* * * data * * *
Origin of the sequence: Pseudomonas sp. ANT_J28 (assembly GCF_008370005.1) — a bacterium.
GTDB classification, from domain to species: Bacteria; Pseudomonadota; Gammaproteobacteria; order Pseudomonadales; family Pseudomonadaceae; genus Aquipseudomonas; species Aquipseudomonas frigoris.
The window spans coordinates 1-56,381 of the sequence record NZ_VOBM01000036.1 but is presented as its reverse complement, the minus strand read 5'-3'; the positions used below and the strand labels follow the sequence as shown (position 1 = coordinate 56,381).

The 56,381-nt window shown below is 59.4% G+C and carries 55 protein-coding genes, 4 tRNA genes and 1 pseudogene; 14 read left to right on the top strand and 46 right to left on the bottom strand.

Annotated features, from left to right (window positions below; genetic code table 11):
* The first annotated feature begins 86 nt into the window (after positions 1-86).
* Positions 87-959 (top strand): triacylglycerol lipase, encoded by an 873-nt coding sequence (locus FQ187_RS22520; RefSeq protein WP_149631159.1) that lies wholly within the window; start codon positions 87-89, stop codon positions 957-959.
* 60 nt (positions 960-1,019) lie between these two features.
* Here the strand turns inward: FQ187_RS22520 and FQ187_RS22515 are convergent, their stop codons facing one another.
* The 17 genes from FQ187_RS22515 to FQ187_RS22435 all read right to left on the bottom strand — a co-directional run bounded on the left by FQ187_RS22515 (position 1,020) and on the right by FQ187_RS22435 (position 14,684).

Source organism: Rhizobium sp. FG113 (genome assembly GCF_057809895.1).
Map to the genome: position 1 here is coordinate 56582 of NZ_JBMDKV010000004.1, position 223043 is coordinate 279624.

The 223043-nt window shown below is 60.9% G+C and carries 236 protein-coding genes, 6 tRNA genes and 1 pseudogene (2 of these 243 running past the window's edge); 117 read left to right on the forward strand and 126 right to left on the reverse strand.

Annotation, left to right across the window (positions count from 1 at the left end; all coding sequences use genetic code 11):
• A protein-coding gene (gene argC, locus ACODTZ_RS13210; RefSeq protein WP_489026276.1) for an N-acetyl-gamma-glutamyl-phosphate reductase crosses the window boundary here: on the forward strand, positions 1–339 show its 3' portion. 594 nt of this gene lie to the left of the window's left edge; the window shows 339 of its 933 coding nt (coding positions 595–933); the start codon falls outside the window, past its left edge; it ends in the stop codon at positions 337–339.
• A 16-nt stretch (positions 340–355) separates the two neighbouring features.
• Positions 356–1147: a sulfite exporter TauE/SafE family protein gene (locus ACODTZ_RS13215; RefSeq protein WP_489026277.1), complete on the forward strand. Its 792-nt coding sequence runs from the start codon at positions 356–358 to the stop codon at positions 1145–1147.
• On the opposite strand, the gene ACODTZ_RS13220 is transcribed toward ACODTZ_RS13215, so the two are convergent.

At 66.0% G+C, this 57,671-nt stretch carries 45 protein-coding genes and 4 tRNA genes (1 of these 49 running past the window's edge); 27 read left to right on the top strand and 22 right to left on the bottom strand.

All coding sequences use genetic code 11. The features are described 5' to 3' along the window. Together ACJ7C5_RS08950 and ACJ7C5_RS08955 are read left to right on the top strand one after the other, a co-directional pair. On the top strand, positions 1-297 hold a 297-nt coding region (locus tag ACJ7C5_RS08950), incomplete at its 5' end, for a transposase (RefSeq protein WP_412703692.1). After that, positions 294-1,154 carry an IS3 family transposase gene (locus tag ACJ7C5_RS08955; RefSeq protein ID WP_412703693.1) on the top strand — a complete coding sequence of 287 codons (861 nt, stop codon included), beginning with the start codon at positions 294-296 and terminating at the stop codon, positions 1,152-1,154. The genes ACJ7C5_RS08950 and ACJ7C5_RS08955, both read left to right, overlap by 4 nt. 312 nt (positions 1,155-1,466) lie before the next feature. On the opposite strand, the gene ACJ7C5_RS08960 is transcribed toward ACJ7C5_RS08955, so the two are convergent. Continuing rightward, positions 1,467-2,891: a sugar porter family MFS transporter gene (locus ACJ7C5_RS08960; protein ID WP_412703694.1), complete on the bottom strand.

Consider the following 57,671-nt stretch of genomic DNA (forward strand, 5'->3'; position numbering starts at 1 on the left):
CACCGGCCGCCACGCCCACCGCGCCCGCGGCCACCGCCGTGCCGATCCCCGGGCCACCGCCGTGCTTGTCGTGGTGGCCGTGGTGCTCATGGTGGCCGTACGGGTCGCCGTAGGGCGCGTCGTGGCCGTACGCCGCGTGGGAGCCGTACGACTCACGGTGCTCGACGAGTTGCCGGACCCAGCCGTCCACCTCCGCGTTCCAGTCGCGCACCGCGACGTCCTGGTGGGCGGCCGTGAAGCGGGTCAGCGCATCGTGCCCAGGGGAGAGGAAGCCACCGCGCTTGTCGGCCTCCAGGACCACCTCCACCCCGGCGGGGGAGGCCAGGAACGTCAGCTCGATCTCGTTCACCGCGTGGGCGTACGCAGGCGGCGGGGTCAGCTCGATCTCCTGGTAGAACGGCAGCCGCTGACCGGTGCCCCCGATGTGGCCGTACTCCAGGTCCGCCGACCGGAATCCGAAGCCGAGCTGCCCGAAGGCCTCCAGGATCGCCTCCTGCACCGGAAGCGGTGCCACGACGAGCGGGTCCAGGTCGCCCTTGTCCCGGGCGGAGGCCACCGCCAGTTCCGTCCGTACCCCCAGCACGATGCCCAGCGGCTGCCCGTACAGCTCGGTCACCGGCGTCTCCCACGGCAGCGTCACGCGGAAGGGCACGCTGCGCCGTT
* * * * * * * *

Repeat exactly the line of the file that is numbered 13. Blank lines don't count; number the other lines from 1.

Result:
The 223043-nt window shown below is 60.9% G+C and carries 236 protein-coding genes, 6 tRNA genes and 1 pseudogene (2 of these 243 running past the window's edge); 117 read left to right on the forward strand and 126 right to left on the reverse strand.